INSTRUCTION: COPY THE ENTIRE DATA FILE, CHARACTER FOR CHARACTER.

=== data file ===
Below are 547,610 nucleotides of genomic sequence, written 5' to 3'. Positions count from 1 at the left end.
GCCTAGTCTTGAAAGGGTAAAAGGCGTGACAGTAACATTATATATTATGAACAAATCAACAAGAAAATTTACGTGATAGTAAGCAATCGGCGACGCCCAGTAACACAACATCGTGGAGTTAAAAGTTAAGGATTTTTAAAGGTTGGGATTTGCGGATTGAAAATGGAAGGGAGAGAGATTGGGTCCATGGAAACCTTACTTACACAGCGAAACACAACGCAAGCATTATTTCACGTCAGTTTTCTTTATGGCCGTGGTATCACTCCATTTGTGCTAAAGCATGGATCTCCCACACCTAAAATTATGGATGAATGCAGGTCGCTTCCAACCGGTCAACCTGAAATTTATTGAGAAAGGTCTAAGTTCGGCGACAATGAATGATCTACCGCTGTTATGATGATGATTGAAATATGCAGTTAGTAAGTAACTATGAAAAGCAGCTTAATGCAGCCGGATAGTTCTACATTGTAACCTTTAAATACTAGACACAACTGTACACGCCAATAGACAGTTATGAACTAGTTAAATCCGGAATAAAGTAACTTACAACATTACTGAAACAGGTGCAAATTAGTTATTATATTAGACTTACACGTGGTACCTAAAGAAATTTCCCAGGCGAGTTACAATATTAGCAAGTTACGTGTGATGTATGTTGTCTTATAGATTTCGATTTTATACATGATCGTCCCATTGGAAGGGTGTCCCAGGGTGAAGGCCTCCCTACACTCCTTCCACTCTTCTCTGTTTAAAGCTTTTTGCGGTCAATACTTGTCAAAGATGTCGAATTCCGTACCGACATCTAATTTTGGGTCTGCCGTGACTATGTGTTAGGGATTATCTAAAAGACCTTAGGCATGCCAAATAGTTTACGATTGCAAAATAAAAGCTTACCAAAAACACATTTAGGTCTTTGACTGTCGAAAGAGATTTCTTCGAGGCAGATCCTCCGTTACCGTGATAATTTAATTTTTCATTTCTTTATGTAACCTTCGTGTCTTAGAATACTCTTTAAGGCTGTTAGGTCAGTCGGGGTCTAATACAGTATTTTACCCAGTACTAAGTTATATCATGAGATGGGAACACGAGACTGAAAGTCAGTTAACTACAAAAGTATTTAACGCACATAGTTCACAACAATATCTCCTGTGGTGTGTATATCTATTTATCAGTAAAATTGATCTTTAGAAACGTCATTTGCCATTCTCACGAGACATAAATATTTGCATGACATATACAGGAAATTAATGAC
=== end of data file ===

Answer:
Below are 547,610 nucleotides of genomic sequence, written 5' to 3'. Positions count from 1 at the left end.
GCCTAGTCTTGAAAGGGTAAAAGGCGTGACAGTAACATTATATATTATGAACAAATCAACAAGAAAATTTACGTGATAGTAAGCAATCGGCGACGCCCAGTAACACAACATCGTGGAGTTAAAAGTTAAGGATTTTTAAAGGTTGGGATTTGCGGATTGAAAATGGAAGGGAGAGAGATTGGGTCCATGGAAACCTTACTTACACAGCGAAACACAACGCAAGCATTATTTCACGTCAGTTTTCTTTATGGCCGTGGTATCACTCCATTTGTGCTAAAGCATGGATCTCCCACACCTAAAATTATGGATGAATGCAGGTCGCTTCCAACCGGTCAACCTGAAATTTATTGAGAAAGGTCTAAGTTCGGCGACAATGAATGATCTACCGCTGTTATGATGATGATTGAAATATGCAGTTAGTAAGTAACTATGAAAAGCAGCTTAATGCAGCCGGATAGTTCTACATTGTAACCTTTAAATACTAGACACAACTGTACACGCCAATAGACAGTTATGAACTAGTTAAATCCGGAATAAAGTAACTTACAACATTACTGAAACAGGTGCAAATTAGTTATTATATTAGACTTACACGTGGTACCTAAAGAAATTTCCCAGGCGAGTTACAATATTAGCAAGTTACGTGTGATGTATGTTGTCTTATAGATTTCGATTTTATACATGATCGTCCCATTGGAAGGGTGTCCCAGGGTGAAGGCCTCCCTACACTCCTTCCACTCTTCTCTGTTTAAAGCTTTTTGCGGTCAATACTTGTCAAAGATGTCGAATTCCGTACCGACATCTAATTTTGGGTCTGCCGTGACTATGTGTTAGGGATTATCTAAAAGACCTTAGGCATGCCAAATAGTTTACGATTGCAAAATAAAAGCTTACCAAAAACACATTTAGGTCTTTGACTGTCGAAAGAGATTTCTTCGAGGCAGATCCTCCGTTACCGTGATAATTTAATTTTTCATTTCTTTATGTAACCTTCGTGTCTTAGAATACTCTTTAAGGCTGTTAGGTCAGTCGGGGTCTAATACAGTATTTTACCCAGTACTAAGTTATATCATGAGATGGGAACACGAGACTGAAAGTCAGTTAACTACAAAAGTATTTAACGCACATAGTTCACAACAATATCTCCTGTGGTGTGTATATCTATTTATCAGTAAAATTGATCTTTAGAAACGTCATTTGCCATTCTCACGAGACATAAATATTTGCATGACATATACAGGAAATTAATGAC